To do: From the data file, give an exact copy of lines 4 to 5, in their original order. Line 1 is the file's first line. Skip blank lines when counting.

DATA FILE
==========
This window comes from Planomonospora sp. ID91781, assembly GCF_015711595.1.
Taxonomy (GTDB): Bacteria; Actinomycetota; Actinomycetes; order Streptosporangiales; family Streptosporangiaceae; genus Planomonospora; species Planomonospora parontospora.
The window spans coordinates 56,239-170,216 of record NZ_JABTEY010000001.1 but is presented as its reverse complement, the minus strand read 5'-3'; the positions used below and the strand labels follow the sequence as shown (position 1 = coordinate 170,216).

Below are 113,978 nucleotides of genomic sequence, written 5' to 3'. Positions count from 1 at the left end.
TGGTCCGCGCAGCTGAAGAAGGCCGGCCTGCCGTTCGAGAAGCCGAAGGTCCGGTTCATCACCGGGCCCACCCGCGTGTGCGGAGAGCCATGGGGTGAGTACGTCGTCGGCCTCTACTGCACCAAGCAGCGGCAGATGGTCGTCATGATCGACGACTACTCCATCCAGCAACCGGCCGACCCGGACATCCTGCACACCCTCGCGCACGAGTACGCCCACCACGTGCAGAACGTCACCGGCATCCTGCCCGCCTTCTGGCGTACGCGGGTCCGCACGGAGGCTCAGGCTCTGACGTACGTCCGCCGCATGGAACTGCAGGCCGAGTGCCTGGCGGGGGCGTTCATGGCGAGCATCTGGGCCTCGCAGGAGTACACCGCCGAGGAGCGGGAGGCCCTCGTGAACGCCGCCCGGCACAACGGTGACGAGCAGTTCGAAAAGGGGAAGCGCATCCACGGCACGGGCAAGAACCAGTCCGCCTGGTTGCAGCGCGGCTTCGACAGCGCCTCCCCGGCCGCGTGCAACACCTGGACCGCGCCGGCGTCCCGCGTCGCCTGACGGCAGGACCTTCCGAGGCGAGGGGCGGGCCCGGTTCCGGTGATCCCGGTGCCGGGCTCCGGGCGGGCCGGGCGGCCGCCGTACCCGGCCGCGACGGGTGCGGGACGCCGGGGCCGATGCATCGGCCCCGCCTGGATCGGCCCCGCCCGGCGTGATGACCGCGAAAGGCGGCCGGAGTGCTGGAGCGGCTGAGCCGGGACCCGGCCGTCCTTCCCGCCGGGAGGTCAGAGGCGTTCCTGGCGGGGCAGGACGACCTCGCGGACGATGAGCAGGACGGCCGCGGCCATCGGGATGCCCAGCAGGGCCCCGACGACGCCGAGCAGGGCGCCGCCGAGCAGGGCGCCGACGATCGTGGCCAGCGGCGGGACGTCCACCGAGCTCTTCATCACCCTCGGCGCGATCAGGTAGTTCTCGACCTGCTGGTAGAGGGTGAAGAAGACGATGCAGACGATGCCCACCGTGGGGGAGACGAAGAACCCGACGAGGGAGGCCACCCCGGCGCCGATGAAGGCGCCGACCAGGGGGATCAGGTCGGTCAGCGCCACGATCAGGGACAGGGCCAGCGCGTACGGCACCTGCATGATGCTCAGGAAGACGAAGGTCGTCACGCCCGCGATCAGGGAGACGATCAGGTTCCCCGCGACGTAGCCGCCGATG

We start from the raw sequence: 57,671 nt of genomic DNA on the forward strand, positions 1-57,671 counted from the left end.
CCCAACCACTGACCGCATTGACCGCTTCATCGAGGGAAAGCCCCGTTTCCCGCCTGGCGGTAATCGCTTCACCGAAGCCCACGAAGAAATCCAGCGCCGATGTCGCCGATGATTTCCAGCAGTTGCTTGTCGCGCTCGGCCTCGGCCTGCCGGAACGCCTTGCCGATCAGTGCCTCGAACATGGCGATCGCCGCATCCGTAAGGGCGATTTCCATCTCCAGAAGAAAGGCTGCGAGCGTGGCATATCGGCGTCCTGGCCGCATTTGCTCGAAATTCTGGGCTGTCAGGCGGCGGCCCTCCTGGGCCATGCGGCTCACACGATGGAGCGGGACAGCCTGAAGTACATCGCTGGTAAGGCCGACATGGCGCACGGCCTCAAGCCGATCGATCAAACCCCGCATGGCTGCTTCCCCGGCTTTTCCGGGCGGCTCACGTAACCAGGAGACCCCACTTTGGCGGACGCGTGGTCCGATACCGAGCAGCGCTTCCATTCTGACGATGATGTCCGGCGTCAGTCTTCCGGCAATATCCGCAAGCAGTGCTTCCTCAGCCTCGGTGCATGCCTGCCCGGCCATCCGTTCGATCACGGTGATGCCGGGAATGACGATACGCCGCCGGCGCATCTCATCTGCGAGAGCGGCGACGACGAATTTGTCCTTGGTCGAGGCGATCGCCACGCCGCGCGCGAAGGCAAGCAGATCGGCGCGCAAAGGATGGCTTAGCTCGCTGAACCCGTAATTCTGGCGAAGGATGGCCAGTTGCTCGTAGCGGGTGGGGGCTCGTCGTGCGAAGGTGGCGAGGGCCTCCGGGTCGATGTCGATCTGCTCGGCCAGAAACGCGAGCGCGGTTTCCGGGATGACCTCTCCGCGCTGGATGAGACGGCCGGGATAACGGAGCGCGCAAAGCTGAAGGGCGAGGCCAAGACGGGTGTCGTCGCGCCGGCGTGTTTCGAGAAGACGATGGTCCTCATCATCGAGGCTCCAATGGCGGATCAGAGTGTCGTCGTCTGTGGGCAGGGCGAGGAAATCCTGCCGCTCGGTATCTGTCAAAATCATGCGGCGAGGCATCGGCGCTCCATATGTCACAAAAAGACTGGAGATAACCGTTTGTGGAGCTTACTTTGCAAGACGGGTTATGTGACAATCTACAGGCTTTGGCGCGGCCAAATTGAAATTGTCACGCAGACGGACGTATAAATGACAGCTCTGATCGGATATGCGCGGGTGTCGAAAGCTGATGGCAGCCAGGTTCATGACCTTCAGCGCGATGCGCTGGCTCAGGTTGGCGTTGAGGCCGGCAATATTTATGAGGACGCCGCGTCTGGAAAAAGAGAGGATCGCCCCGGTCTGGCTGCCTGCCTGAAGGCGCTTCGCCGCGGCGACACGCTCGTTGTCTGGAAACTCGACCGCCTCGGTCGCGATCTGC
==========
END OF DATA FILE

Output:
Below are 113,978 nucleotides of genomic sequence, written 5' to 3'. Positions count from 1 at the left end.
TGGTCCGCGCAGCTGAAGAAGGCCGGCCTGCCGTTCGAGAAGCCGAAGGTCCGGTTCATCACCGGGCCCACCCGCGTGTGCGGAGAGCCATGGGGTGAGTACGTCGTCGGCCTCTACTGCACCAAGCAGCGGCAGATGGTCGTCATGATCGACGACTACTCCATCCAGCAACCGGCCGACCCGGACATCCTGCACACCCTCGCGCACGAGTACGCCCACCACGTGCAGAACGTCACCGGCATCCTGCCCGCCTTCTGGCGTACGCGGGTCCGCACGGAGGCTCAGGCTCTGACGTACGTCCGCCGCATGGAACTGCAGGCCGAGTGCCTGGCGGGGGCGTTCATGGCGAGCATCTGGGCCTCGCAGGAGTACACCGCCGAGGAGCGGGAGGCCCTCGTGAACGCCGCCCGGCACAACGGTGACGAGCAGTTCGAAAAGGGGAAGCGCATCCACGGCACGGGCAAGAACCAGTCCGCCTGGTTGCAGCGCGGCTTCGACAGCGCCTCCCCGGCCGCGTGCAACACCTGGACCGCGCCGGCGTCCCGCGTCGCCTGACGGCAGGACCTTCCGAGGCGAGGGGCGGGCCCGGTTCCGGTGATCCCGGTGCCGGGCTCCGGGCGGGCCGGGCGGCCGCCGTACCCGGCCGCGACGGGTGCGGGACGCCGGGGCCGATGCATCGGCCCCGCCTGGATCGGCCCCGCCCGGCGTGATGACCGCGAAAGGCGGCCGGAGTGCTGGAGCGGCTGAGCCGGGACCCGGCCGTCCTTCCCGCCGGGAGGTCAGAGGCGTTCCTGGCGGGGCAGGACGACCTCGCGGACGATGAGCAGGACGGCCGCGGCCATCGGGATGCCCAGCAGGGCCCCGACGACGCCGAGCAGGGCGCCGCCGAGCAGGGCGCCGACGATCGTGGCCAGCGGCGGGACGTCCACCGAGCTCTTCATCACCCTCGGCGCGATCAGGTAGTTCTCGACCTGCTGGTAGAGGGTGAAGAAGACGATGCAGACGATGCCCACCGTGGGGGAGACGAAGAACCCGACGAGGGAGGCCACCCCGGCGCCGATGAAGGCGCCGACCAGGGGGATCAGGTCGGTCAGCGCCACGATCAGGGACAGGGCCAGCGCGTACGGCACCTGCATGATGCTCAGGAAGACGAAGGTCGTCACGCCCGCGATCAGGGAGACGATCAGGTTCCCCGCGACGTAGCCGCCGATG